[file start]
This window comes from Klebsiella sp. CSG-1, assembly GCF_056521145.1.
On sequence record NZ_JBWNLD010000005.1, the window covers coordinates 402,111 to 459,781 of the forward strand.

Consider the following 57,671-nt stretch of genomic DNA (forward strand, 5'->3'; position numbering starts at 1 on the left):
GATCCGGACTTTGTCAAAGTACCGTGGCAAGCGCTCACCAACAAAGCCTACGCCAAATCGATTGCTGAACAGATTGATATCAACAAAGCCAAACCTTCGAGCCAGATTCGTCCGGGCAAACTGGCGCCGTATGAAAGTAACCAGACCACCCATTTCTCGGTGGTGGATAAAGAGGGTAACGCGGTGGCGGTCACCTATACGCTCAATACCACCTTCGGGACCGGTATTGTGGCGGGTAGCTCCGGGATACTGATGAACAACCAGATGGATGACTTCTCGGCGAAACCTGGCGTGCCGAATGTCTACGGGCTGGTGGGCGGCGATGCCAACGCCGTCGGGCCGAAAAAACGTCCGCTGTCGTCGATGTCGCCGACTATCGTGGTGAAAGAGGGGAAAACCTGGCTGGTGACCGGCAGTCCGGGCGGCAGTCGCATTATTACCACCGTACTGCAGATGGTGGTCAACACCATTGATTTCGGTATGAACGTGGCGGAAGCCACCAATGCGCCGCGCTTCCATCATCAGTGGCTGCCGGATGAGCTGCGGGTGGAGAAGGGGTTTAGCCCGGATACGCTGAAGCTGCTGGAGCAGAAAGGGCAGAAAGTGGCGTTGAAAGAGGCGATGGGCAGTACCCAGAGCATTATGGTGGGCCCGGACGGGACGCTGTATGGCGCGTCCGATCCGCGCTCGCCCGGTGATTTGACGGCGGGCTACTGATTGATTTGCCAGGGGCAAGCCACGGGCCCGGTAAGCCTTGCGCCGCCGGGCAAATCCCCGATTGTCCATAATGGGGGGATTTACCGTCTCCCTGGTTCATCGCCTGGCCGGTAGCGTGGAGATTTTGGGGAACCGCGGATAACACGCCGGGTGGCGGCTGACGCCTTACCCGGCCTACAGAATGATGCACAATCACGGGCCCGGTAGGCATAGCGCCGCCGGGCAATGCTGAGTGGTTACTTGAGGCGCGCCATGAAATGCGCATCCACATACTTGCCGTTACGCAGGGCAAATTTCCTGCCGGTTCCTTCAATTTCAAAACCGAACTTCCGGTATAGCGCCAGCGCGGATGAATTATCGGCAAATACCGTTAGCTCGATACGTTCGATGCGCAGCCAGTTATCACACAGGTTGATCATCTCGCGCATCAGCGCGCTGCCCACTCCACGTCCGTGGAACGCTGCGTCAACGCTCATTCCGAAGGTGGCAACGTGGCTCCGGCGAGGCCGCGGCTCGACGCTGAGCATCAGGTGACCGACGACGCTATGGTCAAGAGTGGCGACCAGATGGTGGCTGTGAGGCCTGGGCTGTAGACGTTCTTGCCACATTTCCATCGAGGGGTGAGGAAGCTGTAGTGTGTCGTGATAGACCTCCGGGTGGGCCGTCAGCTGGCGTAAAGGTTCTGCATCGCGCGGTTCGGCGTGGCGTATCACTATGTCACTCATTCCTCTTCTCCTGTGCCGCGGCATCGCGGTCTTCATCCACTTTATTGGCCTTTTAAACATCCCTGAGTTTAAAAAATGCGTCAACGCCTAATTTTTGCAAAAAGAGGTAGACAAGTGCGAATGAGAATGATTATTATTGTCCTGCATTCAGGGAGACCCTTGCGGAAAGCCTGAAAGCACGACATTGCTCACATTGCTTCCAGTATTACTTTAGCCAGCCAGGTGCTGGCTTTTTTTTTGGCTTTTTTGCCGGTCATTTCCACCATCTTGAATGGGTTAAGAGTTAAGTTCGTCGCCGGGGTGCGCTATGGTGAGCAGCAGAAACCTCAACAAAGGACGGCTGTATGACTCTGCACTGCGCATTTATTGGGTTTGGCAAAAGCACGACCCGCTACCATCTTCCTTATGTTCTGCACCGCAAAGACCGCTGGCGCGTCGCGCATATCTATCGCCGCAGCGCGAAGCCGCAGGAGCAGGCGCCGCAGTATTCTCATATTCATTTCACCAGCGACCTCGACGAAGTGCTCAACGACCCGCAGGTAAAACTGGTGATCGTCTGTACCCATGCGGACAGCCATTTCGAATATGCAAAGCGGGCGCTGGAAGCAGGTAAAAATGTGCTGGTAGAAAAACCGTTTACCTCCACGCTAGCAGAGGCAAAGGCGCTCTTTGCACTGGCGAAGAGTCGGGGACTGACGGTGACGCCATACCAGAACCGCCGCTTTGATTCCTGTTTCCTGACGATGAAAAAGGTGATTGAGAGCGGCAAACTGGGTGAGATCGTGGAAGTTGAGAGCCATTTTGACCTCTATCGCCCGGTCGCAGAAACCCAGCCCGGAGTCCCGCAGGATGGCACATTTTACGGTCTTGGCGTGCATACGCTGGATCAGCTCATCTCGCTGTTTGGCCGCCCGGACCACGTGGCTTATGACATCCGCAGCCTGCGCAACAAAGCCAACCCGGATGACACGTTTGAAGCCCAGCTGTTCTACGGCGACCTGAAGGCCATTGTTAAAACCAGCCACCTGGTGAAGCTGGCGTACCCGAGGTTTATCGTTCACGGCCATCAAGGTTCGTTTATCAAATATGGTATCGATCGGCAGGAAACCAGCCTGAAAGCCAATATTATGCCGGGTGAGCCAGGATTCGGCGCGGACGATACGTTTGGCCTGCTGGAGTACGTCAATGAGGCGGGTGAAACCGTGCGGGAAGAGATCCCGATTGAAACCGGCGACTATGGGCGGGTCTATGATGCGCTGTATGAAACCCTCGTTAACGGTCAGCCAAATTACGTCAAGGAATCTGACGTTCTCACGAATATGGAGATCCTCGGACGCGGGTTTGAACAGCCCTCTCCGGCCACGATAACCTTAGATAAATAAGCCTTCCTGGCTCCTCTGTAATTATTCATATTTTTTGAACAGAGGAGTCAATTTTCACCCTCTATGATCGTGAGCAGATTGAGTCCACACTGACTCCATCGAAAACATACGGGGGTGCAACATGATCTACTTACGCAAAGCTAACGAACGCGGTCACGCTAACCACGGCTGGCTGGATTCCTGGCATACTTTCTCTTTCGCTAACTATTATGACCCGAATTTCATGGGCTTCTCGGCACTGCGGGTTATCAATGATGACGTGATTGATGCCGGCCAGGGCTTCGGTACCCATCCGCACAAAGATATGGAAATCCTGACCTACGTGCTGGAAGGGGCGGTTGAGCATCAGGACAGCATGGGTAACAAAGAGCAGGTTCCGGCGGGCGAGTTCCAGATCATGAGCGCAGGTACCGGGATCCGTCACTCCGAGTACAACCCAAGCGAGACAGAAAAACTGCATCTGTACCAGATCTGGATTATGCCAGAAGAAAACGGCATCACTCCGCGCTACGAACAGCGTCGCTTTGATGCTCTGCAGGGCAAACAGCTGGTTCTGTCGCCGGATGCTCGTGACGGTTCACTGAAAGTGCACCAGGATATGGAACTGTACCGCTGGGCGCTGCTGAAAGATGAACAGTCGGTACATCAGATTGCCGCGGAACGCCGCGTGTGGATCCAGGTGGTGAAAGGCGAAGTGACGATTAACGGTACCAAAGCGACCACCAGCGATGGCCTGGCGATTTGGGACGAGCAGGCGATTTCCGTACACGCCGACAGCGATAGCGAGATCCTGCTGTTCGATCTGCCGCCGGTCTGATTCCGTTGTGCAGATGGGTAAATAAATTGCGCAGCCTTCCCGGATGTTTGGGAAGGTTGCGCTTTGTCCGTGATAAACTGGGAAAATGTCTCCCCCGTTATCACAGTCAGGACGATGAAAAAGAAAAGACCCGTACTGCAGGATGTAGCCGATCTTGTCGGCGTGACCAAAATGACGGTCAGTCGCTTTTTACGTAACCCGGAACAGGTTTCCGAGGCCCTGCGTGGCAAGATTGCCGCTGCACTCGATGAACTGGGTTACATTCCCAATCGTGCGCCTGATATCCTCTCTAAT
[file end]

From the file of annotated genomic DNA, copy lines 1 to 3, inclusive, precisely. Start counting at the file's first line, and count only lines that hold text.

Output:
This window comes from Klebsiella sp. CSG-1, assembly GCF_056521145.1.
On sequence record NZ_JBWNLD010000005.1, the window covers coordinates 402,111 to 459,781 of the forward strand.

Consider the following 57,671-nt stretch of genomic DNA (forward strand, 5'->3'; position numbering starts at 1 on the left):